For the third year in a row, our family has gone to Winterlude in Ottawa. I was going to write a whole post about how much fun I had this past weekend and then I said to myself "Self, why would anyone want to hear about the amazing time you had? Maybe other people were home taking care of six puking kids and reading about the funtastical adventures of Winterlude would make them all stabby." So instead of writing about this particular weekend, I'm going to write about some of the places we've visited the past few years. That way if you ever go to Ottawa, you'll know where to visit.
Bookmark this page, it'll be helpful—I swear.
We've stayed in three different hotels during our three stays in Ottawa but our hotel of choice going forward is the Ottawa Marriott. Located centrally, it was easy for us to get around with many attractions within walking distance. But the best feature, by far, was the Games Room. We could have driven to Ottawa and done nothing but hang out at the pool and play in the Games Room and the kids would have been happy. It was a great way to spend downtime together instead of just chilling in our room—Son No. 2 played hockey, soccer and basketball while Son No. 1 learned to play pool. When we asked the boys about the high points of their trip, both answered the hotel. And in terms of the little things that make me happy, they had more than enough plugs to accommodate my computer and a charging phone, PSP and Blackberry Playbook AND I didn't have to crawl around on the floor to locate said plugs—they're built into the wall by the desk.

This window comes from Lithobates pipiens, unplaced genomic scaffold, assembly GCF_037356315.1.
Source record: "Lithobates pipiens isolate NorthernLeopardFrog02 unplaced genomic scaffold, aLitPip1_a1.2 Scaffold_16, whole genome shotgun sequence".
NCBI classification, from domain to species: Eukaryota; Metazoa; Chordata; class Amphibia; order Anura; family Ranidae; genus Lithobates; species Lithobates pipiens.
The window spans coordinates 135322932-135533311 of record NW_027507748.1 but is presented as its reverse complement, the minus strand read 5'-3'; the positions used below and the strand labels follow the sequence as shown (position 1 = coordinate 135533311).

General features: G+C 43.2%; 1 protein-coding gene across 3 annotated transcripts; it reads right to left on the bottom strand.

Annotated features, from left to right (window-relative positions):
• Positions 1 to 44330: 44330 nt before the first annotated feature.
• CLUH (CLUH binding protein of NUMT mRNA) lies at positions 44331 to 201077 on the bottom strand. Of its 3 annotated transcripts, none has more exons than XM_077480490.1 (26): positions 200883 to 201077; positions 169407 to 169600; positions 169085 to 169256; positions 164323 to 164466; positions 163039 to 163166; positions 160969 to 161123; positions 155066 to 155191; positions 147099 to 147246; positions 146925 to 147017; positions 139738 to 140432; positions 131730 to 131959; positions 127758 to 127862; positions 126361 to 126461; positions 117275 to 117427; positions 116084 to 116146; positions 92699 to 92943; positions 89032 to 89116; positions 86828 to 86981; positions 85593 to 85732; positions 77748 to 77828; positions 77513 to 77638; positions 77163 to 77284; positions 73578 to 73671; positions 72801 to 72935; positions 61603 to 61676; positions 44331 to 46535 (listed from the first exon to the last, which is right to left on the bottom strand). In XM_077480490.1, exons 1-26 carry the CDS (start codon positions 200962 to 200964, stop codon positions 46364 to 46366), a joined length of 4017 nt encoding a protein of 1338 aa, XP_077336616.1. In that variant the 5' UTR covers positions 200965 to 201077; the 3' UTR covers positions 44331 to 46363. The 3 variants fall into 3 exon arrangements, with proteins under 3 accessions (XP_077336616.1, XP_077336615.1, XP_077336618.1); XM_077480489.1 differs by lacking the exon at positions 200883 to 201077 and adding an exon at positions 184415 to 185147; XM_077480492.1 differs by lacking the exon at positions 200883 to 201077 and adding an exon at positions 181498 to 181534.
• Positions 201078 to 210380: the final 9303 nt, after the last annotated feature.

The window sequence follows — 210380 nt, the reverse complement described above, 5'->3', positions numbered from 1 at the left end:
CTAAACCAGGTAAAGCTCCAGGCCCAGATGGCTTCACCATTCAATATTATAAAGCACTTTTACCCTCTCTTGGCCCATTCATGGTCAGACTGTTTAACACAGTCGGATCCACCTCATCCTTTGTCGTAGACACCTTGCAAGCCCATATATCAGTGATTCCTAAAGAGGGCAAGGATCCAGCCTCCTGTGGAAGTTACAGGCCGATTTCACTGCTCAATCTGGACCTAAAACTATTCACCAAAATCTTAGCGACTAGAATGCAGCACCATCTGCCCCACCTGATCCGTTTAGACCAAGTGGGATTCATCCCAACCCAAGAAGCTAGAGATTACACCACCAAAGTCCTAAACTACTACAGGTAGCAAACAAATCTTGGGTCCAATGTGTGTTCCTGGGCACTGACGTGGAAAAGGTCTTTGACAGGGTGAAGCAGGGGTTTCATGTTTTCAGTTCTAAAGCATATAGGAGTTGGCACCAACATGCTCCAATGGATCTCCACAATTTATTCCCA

Diefenbunker: Located about 20 minutes outside of Ottawa, the Diefenbunker is an underground bunker built in the late 1950s to protect the government from a nuclear attack. It was designed to house 535 people with enough supplies to survive for 30 days. From the rotary dial phones and ashtrays on office desks and in meeting rooms, stepping into Diefenbunker is like stepping back in time. Walking through the 100,000 square foot, four story building (all underground) you'll see the large cafeteria where everyone would eat, the Prime Minister's quarters, a hospital area (complete with operating room), communications rooms and living quarters. Our entire visit took approximately one hour.
Canadian War Museum: A five-minute drive from our hotel, the mandate for the Canadian War Museum is: Educate. Preserve. Remember. But going through the museum is so much more than viewing artifacts and learning about the wars throughout our history. Seeing and understanding the sacrifices made for our country, many of the exhibits left me in tears. There are four galleries and our visit took approximately two hours.
Currency Museum: Son No. 1 collects money so we couldn't visit Ottawa and not visit the Currency Museum. It is home to the largest collection of Canadian bank notes, coins and tokens in the world. What I really loved about the museum is that if you have younger kids who aren't interested in money they have stations set up throughout the museum where you can do crafts like make a toilet roll beaver, create your own currency and colour pictures. The whole family enjoyed this museum. Our visit took approximately an hour.